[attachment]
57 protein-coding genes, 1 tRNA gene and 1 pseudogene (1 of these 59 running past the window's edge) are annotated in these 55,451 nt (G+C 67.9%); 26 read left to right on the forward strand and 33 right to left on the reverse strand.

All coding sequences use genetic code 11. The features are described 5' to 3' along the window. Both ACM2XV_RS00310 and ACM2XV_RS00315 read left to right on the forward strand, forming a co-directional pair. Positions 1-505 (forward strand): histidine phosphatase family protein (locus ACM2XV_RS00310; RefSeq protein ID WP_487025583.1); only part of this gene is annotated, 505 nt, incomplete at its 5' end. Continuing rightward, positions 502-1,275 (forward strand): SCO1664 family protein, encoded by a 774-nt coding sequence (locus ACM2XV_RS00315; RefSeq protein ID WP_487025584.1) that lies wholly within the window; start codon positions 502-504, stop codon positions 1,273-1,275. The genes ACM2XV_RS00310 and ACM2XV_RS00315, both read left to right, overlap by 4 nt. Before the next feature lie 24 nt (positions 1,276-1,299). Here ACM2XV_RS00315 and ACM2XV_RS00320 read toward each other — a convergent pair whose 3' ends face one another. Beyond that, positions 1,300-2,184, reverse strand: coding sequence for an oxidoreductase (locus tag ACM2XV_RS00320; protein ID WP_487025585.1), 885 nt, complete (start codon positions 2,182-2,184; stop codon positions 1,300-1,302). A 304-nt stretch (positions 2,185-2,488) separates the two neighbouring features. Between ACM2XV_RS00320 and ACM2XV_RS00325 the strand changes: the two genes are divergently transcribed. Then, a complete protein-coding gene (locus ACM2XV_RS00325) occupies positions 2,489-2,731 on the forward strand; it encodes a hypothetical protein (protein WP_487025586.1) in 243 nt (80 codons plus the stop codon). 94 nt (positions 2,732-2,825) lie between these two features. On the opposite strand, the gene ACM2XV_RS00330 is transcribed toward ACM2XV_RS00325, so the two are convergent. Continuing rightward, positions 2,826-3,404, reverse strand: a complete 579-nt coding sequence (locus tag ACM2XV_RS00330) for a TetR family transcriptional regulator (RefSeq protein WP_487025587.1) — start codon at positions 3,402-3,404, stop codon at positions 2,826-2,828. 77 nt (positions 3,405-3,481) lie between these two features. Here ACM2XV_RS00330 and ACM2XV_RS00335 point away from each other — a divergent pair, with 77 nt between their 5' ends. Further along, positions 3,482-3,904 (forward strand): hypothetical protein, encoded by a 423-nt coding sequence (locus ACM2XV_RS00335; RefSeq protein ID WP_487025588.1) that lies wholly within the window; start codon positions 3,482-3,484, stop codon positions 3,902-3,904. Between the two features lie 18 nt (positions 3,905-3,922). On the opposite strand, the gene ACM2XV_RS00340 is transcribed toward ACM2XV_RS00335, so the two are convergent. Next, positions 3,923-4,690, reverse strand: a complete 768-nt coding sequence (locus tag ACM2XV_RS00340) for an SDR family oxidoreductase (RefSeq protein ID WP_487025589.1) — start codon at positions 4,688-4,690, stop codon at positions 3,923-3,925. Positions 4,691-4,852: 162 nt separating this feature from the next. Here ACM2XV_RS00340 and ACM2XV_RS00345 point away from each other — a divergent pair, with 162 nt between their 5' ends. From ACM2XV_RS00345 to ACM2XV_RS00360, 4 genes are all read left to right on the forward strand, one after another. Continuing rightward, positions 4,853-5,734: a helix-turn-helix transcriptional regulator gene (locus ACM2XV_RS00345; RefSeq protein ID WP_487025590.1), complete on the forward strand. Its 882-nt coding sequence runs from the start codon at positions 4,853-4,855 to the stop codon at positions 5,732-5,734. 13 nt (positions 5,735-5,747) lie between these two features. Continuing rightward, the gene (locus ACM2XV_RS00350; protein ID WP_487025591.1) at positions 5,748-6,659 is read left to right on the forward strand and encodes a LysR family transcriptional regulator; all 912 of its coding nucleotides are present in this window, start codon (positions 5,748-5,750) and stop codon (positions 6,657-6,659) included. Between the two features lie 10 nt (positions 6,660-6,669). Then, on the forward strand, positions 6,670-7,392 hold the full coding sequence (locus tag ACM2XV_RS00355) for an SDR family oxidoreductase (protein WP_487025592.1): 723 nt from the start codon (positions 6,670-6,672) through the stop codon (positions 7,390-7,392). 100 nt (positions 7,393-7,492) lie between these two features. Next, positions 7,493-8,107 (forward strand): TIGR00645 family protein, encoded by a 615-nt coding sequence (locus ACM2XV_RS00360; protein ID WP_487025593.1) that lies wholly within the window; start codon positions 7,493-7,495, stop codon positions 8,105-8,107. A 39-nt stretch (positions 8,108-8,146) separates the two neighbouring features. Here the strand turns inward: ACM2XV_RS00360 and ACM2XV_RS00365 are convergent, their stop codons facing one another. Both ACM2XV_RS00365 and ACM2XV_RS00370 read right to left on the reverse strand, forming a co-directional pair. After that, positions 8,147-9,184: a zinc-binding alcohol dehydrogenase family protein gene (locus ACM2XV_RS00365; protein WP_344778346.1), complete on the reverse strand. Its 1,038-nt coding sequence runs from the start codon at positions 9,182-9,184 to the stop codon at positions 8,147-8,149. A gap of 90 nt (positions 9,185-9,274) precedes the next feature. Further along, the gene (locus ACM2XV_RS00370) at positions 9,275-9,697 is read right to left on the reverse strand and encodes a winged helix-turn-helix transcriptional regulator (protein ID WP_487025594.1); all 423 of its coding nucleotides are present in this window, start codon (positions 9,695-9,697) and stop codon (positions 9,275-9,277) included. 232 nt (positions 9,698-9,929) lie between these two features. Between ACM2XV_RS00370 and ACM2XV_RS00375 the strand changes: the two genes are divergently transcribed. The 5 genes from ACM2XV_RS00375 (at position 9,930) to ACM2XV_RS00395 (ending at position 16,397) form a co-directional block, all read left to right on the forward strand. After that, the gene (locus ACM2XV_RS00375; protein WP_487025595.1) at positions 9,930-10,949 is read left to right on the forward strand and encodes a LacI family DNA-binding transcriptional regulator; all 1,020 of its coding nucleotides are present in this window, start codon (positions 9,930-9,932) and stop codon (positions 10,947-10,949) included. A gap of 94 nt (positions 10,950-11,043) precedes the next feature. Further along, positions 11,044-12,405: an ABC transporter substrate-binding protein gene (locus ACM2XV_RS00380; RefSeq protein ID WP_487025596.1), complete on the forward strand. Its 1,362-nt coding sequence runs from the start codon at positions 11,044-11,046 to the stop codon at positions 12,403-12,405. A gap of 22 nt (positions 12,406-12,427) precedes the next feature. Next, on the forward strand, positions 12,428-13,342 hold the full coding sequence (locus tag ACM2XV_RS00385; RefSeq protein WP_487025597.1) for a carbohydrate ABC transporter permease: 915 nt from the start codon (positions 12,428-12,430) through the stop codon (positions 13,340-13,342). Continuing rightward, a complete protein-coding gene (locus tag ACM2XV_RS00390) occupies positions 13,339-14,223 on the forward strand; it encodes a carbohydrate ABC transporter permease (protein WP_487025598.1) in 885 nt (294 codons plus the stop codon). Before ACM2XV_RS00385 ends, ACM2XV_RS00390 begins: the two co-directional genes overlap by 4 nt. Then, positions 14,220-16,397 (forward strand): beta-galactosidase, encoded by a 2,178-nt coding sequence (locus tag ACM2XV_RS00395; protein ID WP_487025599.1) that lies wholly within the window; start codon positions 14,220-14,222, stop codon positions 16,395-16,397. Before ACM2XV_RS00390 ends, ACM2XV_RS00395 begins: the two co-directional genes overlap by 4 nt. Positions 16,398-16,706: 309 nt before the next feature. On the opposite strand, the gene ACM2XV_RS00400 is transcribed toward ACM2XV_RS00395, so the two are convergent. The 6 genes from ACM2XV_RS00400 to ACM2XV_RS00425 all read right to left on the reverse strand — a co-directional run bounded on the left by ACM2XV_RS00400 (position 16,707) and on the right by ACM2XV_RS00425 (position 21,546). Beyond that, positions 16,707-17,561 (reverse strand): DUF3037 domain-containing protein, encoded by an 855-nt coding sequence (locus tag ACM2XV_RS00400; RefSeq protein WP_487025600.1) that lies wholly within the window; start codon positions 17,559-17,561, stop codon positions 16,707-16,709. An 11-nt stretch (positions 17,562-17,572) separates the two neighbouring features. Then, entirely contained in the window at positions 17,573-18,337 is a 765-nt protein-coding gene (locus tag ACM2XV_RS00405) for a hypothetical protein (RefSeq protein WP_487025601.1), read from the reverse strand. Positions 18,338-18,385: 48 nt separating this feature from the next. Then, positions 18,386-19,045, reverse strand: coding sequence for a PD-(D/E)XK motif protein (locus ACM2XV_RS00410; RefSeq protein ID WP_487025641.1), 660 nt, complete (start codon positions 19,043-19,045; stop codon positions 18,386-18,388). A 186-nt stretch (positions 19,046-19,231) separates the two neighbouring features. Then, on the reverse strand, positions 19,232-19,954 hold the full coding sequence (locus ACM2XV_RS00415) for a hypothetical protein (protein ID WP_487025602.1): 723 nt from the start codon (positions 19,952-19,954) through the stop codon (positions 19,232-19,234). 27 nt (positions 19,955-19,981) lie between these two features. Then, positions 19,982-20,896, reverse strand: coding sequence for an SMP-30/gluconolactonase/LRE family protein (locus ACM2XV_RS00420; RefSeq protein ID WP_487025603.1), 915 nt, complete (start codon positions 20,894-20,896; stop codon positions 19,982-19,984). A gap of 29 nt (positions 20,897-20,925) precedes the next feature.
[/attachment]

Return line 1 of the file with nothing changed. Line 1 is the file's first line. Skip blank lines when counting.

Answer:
57 protein-coding genes, 1 tRNA gene and 1 pseudogene (1 of these 59 running past the window's edge) are annotated in these 55,451 nt (G+C 67.9%); 26 read left to right on the forward strand and 33 right to left on the reverse strand.